Monday, February 3, 2014

The Anatomy of Cynicism and Despair when a Celebrity dies.

Phillip Seymour Hoffman died of what seems to have been a heroin overdose.
Amy Winehouse died of alcohol intoxication after weeks of being dry.
Ryan Dunn crashed his car going wildly over the limit while being completely drunk.

These stars, a.k.a. people died, and left behind both fans, and family and friends who will miss them.  But in every corner of the internet where people pay homage to the life lost, outside of the addictions, people remark how foolish the addicted persons were.

Cynicism credits no honor, no value outside of money or gain.   Cynicism and despair allow a person to look at a tremendous loss and, remarkably, instead of feeling sad for the loss, get angry. Many of the complaining people are former fans, now left with only memories.    And the feeling they having is "How dare this person do things that made them die".  

If you read this and feel inspired to bitch about my commentary, answer me if what I am saying isn't true.   You cannot feel sympathy for the loss because it would make you have to realize that your stars are human, and whatever level of talent they had/have, they saw the need to use drugs or alcohol to quiet their demons.   The demons won.     No one is saying a proper commentary wouldn't include discussion of the demons that afflict and addict, but if you are the sort who reserves all kindness and sympathy because they suffered the Scarlet Letter of addiction, perhaps you need to look inside your heart and ask if you are an asshole.   (And for the cynics demanding to know if I am an apologist because I myself am addicted,  no, I am not addicted to anything outside of caffeine. )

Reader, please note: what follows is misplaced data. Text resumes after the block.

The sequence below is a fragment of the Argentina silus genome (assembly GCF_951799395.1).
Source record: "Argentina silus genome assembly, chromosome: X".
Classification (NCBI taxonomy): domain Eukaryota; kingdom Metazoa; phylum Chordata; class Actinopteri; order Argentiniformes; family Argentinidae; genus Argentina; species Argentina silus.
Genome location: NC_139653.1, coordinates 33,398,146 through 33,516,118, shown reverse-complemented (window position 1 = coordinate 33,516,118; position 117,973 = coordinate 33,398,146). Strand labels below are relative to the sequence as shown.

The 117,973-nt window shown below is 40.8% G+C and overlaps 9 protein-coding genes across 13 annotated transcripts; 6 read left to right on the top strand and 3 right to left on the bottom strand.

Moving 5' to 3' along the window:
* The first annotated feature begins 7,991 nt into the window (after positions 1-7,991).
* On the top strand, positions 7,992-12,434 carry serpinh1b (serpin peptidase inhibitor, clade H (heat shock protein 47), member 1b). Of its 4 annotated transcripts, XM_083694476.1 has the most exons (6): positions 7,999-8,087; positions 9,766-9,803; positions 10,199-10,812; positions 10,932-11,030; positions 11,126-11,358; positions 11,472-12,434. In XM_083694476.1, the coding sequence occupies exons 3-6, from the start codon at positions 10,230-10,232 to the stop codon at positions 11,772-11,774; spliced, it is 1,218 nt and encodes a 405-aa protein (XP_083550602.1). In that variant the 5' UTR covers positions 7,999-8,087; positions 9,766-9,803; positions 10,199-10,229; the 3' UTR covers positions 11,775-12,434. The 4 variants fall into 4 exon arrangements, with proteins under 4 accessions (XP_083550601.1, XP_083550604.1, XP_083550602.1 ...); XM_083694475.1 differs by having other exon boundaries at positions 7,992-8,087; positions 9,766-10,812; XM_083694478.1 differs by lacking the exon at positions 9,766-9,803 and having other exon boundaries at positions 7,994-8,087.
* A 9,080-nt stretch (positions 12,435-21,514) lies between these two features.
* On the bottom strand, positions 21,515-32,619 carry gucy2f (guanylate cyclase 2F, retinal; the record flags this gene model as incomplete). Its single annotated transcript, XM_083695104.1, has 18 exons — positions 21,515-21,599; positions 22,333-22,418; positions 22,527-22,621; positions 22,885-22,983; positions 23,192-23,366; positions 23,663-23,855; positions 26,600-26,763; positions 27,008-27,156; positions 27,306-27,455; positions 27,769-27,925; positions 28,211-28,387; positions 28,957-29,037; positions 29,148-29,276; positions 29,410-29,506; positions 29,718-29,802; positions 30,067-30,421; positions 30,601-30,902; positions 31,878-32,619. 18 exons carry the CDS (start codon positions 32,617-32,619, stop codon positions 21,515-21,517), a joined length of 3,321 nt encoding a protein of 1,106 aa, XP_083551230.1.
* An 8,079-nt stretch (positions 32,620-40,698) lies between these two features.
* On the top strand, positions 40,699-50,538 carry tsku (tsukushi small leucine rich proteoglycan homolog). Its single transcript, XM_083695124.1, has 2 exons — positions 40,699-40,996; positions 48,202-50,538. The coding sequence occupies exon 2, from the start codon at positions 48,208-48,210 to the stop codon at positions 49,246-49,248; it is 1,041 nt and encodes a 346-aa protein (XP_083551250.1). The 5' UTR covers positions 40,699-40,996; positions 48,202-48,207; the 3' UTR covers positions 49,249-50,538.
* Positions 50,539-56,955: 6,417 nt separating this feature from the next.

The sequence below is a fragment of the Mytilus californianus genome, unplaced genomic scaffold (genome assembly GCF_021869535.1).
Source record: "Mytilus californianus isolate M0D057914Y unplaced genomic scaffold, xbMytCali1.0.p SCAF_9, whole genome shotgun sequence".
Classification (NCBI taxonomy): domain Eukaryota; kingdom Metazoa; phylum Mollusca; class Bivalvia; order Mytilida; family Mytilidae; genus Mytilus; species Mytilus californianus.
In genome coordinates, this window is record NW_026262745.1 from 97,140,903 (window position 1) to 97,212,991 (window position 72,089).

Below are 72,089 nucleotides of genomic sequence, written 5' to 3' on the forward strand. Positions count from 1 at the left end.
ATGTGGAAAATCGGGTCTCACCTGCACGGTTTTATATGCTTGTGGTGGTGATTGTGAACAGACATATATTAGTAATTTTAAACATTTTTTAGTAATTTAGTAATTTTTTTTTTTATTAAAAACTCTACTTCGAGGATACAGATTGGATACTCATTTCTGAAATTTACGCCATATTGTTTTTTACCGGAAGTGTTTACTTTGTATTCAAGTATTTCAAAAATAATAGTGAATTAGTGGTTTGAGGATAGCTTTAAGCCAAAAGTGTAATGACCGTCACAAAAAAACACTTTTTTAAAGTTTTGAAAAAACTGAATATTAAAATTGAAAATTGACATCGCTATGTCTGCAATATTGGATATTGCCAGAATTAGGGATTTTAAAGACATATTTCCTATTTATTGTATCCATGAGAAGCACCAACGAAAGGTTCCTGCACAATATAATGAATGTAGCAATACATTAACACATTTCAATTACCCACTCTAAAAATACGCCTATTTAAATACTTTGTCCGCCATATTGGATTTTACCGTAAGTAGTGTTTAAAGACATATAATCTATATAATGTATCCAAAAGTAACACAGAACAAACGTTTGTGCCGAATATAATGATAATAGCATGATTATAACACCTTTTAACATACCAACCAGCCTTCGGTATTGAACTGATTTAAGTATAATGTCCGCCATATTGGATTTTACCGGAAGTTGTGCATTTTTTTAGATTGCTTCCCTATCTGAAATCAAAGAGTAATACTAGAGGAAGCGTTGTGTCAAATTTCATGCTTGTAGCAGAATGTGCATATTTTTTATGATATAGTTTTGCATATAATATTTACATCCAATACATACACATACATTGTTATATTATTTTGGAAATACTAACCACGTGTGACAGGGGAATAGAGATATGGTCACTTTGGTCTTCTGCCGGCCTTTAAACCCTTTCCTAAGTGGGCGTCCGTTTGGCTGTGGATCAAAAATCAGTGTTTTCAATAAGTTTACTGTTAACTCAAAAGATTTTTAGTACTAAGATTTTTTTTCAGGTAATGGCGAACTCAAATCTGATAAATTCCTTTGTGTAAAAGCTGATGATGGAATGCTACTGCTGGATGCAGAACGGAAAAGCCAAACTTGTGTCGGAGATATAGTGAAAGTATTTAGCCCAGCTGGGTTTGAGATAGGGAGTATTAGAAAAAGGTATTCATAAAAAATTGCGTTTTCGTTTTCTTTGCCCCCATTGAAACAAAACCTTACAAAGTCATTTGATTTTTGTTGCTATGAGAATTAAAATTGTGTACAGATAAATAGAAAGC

Cynicism is a disease.
Despair makes us unable to respond to sorrow.


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